I arrived in Melbourne, Australia at the perfect time to get a snapshot of what’s going on in contemporary art in this bustling, cosmopolitan city. Two of Melbourne’s premier art institutions – the National Gallery of Victoria (NGV) and the Ian Potter Center were dedicated to the Melbourne Now exhibition “celebrating the latest art, architecture, design, performance and cultural practice to reflect the complex cultural landscape of creative Melbourne.”
A colored-mirror skyline fragment greeted visitors at the waterfall entrance to the NGV. Once inside, a cleverly designed igloo-like structure demonstrated what one could do with plastic planters filled with plants at different stages of growth (below).
I followed the path of the exhibition into a very large video gallery where Aussie humor was on full display. Take George Egerton-Warburton’s video entitled Why are you wearing athletic gear if you’re not playing any sport today? In a Calder-like mobile, a screen displayed the artist’s feet in sneakers walking through the streets of Melbourne, while on the other end of the mobile, the artists suspended his sneakers by their shoelaces.
I was also mesmerized by Charlie Sofo’s video ‘33 Objects that can fit through the hole in my pocket’. I watched as combs, lighters, pens, snakes, keys, notebooks, etc. slithered down the artist’s pant leg. I can’t explain it, but I really liked this work!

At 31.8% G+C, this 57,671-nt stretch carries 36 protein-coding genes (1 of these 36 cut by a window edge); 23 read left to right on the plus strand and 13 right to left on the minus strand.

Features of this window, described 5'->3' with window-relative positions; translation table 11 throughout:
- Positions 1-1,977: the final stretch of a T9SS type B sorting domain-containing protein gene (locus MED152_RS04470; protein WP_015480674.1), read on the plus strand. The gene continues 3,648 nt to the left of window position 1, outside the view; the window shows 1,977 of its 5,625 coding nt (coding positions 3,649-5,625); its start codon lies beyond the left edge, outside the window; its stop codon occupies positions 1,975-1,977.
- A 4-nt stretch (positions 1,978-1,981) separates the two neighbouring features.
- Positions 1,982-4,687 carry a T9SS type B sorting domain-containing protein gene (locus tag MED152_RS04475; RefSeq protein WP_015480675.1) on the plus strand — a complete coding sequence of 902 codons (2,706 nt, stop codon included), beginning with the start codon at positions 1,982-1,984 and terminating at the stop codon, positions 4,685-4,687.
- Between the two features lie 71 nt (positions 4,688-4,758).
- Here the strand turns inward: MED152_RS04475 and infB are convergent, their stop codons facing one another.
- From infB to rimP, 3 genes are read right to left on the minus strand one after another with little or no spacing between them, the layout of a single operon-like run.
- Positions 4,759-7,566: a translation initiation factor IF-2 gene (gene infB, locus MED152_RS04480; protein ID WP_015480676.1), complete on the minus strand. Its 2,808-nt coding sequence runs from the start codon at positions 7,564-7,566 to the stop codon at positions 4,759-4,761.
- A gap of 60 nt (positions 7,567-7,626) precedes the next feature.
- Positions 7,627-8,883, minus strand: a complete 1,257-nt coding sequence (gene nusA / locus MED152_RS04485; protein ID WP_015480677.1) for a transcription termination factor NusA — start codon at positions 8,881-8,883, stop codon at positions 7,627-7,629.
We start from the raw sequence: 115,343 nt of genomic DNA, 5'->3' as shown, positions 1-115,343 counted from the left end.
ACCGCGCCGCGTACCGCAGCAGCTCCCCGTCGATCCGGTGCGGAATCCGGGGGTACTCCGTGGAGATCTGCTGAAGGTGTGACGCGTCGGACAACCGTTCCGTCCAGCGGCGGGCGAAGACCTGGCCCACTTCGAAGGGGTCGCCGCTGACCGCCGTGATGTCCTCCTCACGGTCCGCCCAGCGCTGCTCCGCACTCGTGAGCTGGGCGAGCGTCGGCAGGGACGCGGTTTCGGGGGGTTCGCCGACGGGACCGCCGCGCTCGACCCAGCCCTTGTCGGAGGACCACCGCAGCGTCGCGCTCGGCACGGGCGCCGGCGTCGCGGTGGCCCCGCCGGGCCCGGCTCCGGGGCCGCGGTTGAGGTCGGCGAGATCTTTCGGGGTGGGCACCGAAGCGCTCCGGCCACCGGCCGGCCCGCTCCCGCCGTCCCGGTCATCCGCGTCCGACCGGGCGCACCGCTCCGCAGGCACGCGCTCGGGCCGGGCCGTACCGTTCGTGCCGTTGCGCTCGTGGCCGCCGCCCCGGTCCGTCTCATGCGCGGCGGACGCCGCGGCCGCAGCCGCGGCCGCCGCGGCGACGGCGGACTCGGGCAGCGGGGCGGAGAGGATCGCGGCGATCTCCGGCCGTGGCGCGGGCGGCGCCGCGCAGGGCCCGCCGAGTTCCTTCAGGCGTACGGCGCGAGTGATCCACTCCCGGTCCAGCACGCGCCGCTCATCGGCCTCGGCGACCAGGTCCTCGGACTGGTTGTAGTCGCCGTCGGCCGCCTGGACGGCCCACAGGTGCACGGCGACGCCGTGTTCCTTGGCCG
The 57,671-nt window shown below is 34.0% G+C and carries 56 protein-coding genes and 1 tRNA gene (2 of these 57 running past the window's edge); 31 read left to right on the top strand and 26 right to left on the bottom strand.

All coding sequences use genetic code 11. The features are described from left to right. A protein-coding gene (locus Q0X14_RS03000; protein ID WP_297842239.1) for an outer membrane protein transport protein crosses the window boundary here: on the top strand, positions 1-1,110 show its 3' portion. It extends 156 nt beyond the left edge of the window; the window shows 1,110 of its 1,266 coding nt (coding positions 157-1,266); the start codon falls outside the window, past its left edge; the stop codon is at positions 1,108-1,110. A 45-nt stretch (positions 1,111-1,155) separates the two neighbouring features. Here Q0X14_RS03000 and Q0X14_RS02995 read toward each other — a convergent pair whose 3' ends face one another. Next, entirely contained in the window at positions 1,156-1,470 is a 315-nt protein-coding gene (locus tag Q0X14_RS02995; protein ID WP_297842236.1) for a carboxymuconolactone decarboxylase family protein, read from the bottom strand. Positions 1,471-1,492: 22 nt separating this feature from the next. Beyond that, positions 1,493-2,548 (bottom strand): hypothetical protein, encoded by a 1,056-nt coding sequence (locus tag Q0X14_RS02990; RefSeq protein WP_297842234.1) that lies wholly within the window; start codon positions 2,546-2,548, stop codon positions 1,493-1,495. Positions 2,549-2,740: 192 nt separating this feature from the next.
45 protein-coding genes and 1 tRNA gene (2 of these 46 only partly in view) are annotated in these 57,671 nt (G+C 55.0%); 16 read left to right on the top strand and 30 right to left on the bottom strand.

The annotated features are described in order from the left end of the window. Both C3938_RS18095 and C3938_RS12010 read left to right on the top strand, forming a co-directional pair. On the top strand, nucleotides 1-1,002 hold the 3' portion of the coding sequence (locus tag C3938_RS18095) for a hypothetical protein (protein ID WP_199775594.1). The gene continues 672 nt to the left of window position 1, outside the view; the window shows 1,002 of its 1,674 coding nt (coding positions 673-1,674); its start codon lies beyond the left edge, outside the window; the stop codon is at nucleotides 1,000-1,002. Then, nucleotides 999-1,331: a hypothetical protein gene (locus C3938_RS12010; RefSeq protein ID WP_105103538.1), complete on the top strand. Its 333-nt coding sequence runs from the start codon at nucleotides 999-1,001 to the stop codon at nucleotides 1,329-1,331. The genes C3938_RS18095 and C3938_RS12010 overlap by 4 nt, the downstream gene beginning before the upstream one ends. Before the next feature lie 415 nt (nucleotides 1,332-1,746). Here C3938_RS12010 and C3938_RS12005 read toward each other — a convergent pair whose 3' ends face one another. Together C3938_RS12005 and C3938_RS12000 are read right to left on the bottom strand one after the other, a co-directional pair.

There were several contemporary Aboriginal artists represented as well, and the shield as object was evident is several works. One of the Melbourne Now exhibition workshops offered to the public was a native demonstration of how to make a cloak out of possum skins!! You can hear possums scampering about on urban rooftops ever since they were placed on the endangered species list several years ago.
I enjoyed several interactive works such as a wall of postcards printed with the public’s suggestions for how to develop Melbourne in the future, and another installation that comprised a circular wall that from a distance looked like trees and nests and flocks of birds. On closer inspection the entire scene was created by tiny blackbird stickers that the public were encouraged to build upon. I even got to relive my youth with a fabulous remake of a disco-era dance party (see images of these installations below).
Linda Marrinon’s plaster and cast figures referenced Hellenistic and Roman sculptural periods, but her individual figures were most decidedly anti-heroic – Winter bride, Twins with skipping rope and Voltaire were some of the titled sculptures.
There were few paintings on exhibit, Linda Forthun’s Bright Lights being among the few: A large canvas of Melbourne’s skyline painted in her signature style using stencils, and overlays.
In case one starts getting too serious about the art, that Aussie humor will turn up again when least expected, like when I was looking for the Ladies room…